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Naturalness - How Religion turned to Math


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I discuss the use and abuse of arguments from naturalness and finetuning in the foundations of physics.

Published in: Science
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Naturalness - How Religion turned to Math

  1. 1. Sabine Hossenfelder Naturalness How Religion Turned to Math
  2. 2. The Problemwith Heliocentrism • If the Earth moves, the stars should move. • The parallax couldn’t be observed. • Astronomers concluded the stars are much farther away than the planets. • They also, mistakenly, thought the stars would have to be gigantically large. • This seemed not natural.
  3. 3. Origins “It is necessary to preserve in these matters some decent proportion, lest things reach out to infinity and the just symmetry of creatures and visible things concerning size and distance be abandoned: it is necessary to preserve this symmetry because God, the author of the universe, loves appropriate order, not confusion and disorder.” ~ Tycho Brahe
  4. 4. Dirac and the Large Numbers “Any two of the very large dimensionless numbers occurring in Nature are connected by a simple mathematical relation, in which the coefficients are of the order of magnitude unity.” ~ Paul Dirac 𝑇0 𝑒2/(𝑚e 𝑐2) ≈ 𝑒2 𝐺 𝑚p 𝑚e age of universe time it takes light to cross an atom gravitational force between electron and proton em force between electron and proton
  5. 5. Naturalness (general) • Dimensionless numbers shouldn’t be much larger or smaller than one. • Unnatural numbers are “finetuned.” • They require an explanation. • Rationale: A finetuned number is unlikely.
  6. 6. Naturalness (technical) • Applicable to quantum field theory • A dimensionless number much smaller than one must be protected by a symmetry or its smallness must be explained by some underlying physics. • Naturalness requires that numbers are not highly sensitive to the (presumed more fundamental) theory in the UV • Various quantitative measures exist.
  7. 7. Theory Space
  8. 8. Naturalness Works! • Smallness of electron mass: new physics no later than ~ 70 MeV → positron (.5 MeV) • Smallness of difference between mass of neutral and charged pions: new physics no later than ~ 850 MeV → r-meson (770 MeV) • Absence of flavor changing neutral currents: new physics no later than 2 GeV → charm quark (1.3 GeV)
  9. 9. Naturalness Doesn’t Work • Cosmological constant: 30 orders of magnitude smaller than what the Planck-scale cutoff suggests. • Where’s the axion? To solve the strong CP problem, protect the smallness of q parameter by the Pecci-Quinn U(1) symmetry. The particle associated to the field hasn’t been found. • Higgs mass: Is 15 orders of magnitude smaller than what the Planck- scale/GUT cutoff suggests. This means new physics no later than a TeV. • The WIMP miracle: What about it?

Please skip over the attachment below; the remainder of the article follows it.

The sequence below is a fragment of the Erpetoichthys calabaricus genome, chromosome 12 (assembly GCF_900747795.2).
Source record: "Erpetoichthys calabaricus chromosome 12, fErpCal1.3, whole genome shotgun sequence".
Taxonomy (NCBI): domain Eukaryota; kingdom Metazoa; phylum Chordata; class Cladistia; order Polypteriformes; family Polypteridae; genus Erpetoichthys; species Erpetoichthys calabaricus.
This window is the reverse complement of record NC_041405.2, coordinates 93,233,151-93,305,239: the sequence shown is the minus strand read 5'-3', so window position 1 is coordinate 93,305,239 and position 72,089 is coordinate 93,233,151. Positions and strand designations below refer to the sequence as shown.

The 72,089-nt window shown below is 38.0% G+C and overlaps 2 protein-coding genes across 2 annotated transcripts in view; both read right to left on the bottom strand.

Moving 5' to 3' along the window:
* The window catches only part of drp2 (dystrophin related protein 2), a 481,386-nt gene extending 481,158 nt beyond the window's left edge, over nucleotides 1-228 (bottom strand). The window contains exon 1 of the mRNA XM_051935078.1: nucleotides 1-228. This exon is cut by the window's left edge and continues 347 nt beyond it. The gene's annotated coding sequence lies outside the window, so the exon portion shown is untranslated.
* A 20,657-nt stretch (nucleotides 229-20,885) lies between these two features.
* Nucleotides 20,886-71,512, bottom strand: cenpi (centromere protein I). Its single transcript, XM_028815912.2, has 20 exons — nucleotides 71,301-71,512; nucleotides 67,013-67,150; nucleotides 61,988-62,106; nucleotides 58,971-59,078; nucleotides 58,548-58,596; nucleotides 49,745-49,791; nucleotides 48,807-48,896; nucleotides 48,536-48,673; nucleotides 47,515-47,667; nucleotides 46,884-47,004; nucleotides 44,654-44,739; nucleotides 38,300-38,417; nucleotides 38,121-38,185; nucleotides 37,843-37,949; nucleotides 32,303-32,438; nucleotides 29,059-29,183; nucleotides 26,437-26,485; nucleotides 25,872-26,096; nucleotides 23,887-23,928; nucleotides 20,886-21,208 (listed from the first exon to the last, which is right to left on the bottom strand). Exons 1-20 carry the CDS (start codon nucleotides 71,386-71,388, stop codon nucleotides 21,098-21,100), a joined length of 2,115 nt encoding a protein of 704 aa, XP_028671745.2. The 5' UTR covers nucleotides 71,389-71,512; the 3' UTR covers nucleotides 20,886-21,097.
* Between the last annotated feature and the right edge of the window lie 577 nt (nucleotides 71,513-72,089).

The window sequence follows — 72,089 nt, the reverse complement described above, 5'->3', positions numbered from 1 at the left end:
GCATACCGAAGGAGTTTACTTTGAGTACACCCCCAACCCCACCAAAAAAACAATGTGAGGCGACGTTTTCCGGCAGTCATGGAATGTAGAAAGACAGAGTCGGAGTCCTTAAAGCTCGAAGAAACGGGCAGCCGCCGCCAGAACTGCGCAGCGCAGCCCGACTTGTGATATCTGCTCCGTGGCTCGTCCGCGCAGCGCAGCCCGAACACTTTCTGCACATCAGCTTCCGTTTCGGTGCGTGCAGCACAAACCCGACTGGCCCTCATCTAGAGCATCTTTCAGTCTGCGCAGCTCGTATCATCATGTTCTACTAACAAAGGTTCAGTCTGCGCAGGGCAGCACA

10. 10. Naturalness at the LHC • The Higgs is the only known (fundamental) scalar. Its mass receives a contribution from quantum effects. • This contribution is assumed to be of the order of the cutoff scale, much to large. • This could be cancelled by an almost but not exactly equal bare mass by assumption. But this would be finetuned. • Supersymmetry cancels the quantum contribution. When broken, it leaves a contribution at the susy-breaking scale. • That susy wasn’t found at the LHC so far means the SM isn’t natural.
  11. 11. Naturalness Has No Rationale • All axioms are infinitely unlikely anyway. What’s the big deal with a constant? • “Unlikely” requires a probability distribution. Where does this distribution come from? It requires a choice. • Technical naturalness: If there’s a TOE, what distribution are we even talking about? And why fix parameters at the Planck scale and not anywhere else? • Naturalness is an aesthetic criterion, not a mathematical one. • It’s a hypothesis with a questionable track record.
  12. 12. Inflation Troubles Inflation was meant to solve three finetuning problems: 1. The homogeneity/horizon problem. Relies on the presumption of initial state which itself requires knowledge about what’s likely in a theory we don’t know. Also, it doesn’t solve it. 2. The monopole problem. Which monopole problem? 3. The flatness problem. The cure’s worse than the disease.
  13. 13. Sometimes it works, sometimes it doesn’t • We don’t understand coincidence • We don’t understand exactly under which circumstances naturalness is useful. • Believing finetuning is a problem worth of study didn’t lead us anywhere.
  14. 14. Consequences For Experiment • Where are the axions? • Where are the WIMPs? • Where are the Superpartners? • Where are all the funky fields supposed to explain the cosmological constant? Is there any simpler axiom than a constant parameter?
  15. 15. Consequences For Theory • Wasted time. • No progress. • And multiverses. Any theory which describes our observations is necessarily infinitely finetuned. Not even the mathematical universe changes anything about this.
  16. 16. Beauty in Theoretical Physics (as observed) • Simplicity: Reduce number of axioms/unify principles. Problem: Can only be used to distinguish between competing theories. • Naturalness: No large or small numbers. Problem: Ill-defined. • Elegance: Surprising consequences from sparsity. Rigidity. Problem: Depends on expectation, education, and flexibility. • Beauty: A combination of simplicity, naturalness, and elegance.
  17. 17. Conclusions • Naturalness is not a mathematical criterion. • We need to rethink what is and isn’t a problem. • If intuition fails, more rigor is required, not less.